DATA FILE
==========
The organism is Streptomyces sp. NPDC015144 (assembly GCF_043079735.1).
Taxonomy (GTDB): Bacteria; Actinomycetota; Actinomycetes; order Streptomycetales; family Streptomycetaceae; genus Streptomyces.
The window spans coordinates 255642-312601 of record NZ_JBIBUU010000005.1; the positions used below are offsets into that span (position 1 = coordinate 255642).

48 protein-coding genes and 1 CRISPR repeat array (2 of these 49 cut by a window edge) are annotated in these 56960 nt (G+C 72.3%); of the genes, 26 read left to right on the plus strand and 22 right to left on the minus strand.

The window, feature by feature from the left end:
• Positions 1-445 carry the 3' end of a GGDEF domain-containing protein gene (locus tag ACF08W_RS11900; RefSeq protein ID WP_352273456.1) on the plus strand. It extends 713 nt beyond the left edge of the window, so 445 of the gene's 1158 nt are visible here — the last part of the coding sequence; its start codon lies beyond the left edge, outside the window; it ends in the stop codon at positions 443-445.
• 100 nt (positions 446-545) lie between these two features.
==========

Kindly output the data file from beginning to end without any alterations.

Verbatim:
The organism is Streptomyces sp. NPDC015144 (assembly GCF_043079735.1).
Taxonomy (GTDB): Bacteria; Actinomycetota; Actinomycetes; order Streptomycetales; family Streptomycetaceae; genus Streptomyces.
The window spans coordinates 255642-312601 of record NZ_JBIBUU010000005.1; the positions used below are offsets into that span (position 1 = coordinate 255642).

48 protein-coding genes and 1 CRISPR repeat array (2 of these 49 cut by a window edge) are annotated in these 56960 nt (G+C 72.3%); of the genes, 26 read left to right on the plus strand and 22 right to left on the minus strand.

The window, feature by feature from the left end:
• Positions 1-445 carry the 3' end of a GGDEF domain-containing protein gene (locus tag ACF08W_RS11900; RefSeq protein ID WP_352273456.1) on the plus strand. It extends 713 nt beyond the left edge of the window, so 445 of the gene's 1158 nt are visible here — the last part of the coding sequence; its start codon lies beyond the left edge, outside the window; it ends in the stop codon at positions 443-445.
• 100 nt (positions 446-545) lie between these two features.